An increased mortality from lung cancer, cardiovascular disease, haematolymphatic malignancy and cirrhosis of the liver has been reported among smelter workers and others exposed to arsenic. This study uses the case-referent (case-control) technique and is concerned with workers in a copper smelter in a complex work environment, characterised by the presence of trivalent arsenic in combination with sulphur dioxide and copper, and also with other agents. Lung cancer mortality was found to be increased about five-fold and cardiovascular disease about two-fold, showing a dose-response relationship to arsenic exposure. Mortality from malignant blood disease (leukaemia and myeloma) and cirrhosis of the liver was also slightly increased. This mortality pattern among the smelter workers is consistent with earlier reports. An increased mortality from cardiovascular disease in this type of industry is of particular interest as it has been reported only once before.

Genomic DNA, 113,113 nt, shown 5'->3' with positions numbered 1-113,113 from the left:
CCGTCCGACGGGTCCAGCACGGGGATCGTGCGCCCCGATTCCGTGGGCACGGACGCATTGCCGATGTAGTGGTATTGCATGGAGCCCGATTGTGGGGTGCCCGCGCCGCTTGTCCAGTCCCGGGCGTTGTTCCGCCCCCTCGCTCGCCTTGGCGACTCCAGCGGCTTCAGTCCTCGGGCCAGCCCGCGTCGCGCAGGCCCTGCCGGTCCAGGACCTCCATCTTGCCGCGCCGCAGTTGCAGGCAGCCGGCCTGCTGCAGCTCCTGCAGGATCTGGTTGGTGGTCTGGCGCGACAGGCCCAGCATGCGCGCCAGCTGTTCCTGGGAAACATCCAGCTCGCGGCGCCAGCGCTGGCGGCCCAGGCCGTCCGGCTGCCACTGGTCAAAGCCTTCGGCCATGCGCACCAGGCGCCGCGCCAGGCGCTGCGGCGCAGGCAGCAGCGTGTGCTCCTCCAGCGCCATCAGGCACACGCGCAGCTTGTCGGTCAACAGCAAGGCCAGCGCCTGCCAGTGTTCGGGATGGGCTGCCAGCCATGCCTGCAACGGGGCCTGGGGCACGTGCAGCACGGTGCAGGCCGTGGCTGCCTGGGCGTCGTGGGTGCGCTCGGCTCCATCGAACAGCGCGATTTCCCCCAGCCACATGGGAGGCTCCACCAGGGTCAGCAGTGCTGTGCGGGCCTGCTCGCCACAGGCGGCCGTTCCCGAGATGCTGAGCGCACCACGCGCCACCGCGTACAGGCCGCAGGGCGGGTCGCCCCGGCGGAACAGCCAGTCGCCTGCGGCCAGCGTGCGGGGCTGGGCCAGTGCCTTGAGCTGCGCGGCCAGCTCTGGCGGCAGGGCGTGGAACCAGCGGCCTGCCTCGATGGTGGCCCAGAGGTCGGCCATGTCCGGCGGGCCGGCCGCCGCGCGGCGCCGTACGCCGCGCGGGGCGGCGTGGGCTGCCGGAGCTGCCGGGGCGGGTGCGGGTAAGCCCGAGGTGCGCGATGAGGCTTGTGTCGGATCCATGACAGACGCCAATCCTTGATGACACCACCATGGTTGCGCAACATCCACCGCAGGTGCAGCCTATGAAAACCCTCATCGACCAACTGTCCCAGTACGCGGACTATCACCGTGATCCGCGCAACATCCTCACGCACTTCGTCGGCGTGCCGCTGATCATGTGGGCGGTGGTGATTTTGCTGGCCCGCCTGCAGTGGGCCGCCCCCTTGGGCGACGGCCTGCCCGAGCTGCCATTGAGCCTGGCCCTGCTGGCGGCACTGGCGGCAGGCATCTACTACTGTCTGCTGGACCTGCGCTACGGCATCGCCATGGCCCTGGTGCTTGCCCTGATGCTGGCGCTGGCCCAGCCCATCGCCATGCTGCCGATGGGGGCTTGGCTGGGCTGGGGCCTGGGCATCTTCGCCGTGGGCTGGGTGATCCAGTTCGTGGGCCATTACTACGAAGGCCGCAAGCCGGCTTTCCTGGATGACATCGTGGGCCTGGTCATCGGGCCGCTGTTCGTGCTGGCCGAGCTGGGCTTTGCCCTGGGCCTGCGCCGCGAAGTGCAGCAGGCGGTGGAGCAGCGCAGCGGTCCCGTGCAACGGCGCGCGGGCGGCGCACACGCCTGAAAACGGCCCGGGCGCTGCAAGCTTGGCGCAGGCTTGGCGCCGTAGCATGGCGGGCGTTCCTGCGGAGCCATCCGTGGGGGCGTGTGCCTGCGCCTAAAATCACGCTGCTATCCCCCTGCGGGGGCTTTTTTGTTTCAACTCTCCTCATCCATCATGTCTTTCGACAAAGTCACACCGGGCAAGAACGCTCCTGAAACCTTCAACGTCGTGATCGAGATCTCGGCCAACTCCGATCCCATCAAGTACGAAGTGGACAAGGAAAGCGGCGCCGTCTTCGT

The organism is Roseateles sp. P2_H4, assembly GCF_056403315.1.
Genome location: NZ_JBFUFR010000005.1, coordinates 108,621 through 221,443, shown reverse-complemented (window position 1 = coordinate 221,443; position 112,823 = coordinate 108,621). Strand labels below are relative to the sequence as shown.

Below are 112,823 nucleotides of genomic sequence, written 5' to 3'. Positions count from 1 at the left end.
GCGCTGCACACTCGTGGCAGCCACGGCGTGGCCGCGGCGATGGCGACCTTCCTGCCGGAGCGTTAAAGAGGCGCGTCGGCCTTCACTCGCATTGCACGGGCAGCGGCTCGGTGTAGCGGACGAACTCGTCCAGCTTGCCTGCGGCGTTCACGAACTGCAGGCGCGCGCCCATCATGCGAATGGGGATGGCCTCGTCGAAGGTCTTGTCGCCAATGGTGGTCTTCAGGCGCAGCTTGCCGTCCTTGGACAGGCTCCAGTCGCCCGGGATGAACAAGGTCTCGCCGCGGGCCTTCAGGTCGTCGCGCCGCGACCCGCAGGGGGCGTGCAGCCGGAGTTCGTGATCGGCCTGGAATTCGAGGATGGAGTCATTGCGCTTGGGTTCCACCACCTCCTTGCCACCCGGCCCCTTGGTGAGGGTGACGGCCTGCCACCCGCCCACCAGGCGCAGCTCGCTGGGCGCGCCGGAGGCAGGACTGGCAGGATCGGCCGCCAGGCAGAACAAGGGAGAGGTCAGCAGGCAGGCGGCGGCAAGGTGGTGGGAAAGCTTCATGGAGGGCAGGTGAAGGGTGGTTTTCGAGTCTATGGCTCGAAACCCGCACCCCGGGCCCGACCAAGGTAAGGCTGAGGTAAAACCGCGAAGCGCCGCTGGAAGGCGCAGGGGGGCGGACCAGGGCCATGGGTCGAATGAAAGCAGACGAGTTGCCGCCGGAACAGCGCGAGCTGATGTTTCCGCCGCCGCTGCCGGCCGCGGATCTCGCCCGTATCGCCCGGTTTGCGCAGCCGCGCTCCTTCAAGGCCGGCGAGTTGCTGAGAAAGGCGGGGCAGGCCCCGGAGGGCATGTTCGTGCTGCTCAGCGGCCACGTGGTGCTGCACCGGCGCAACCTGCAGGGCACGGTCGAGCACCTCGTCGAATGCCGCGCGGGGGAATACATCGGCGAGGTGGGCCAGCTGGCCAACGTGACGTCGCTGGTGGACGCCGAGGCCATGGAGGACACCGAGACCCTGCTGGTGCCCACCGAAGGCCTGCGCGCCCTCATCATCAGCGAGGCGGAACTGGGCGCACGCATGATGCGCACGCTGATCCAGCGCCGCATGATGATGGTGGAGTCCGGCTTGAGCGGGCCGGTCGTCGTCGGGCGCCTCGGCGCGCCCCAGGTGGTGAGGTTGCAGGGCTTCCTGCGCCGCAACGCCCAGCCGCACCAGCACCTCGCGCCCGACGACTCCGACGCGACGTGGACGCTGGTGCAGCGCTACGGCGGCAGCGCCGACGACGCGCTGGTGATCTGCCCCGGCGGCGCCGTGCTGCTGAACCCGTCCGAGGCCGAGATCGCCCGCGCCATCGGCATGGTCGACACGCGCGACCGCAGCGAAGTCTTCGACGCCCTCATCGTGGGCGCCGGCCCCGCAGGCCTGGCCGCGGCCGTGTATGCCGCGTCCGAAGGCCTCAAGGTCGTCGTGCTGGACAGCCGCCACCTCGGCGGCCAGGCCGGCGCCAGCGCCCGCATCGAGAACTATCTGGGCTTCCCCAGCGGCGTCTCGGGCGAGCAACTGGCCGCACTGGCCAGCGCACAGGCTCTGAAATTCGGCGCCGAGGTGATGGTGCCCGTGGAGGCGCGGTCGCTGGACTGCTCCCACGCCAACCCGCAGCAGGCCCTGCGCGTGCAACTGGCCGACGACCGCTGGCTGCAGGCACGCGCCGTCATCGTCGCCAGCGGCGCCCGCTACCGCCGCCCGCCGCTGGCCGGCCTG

PubMed ID
629894 View in PubMed
Less detail

Background radiation, electrical work, and some other exposures associated with acute myeloid leukemia in a case-referent study.

https://arctichealth.org/en/permalink/ahliterature26398
Source
Arch Environ Health. 1986 Mar-Apr;41(2):77-84
Publication Type
Article
Author
U. Flodin
M. Fredriksson
B. Persson
L. Hardell
O. Axelson
Source
Arch Environ Health. 1986 Mar-Apr;41(2):77-84
Language
English
Publication Type
Article
Keywords
Adult
Aged
Background Radiation - adverse effects
Catchment Area (Health)
Construction Materials
Electricity
Environmental Exposure
Epidemiologic Methods
Female
Gamma Rays
Humans
Leukemia, Myeloid - epidemiology - etiology
Leukemia, Radiation-Induced - epidemiology - etiology
Male
Middle Aged
Occupations
Questionnaires
Radiation, Ionizing - adverse effects
Radiography - adverse effects
Registries
Research Support, Non-U.S. Gov't
Risk
Solvents - poisoning
Sweden
Abstract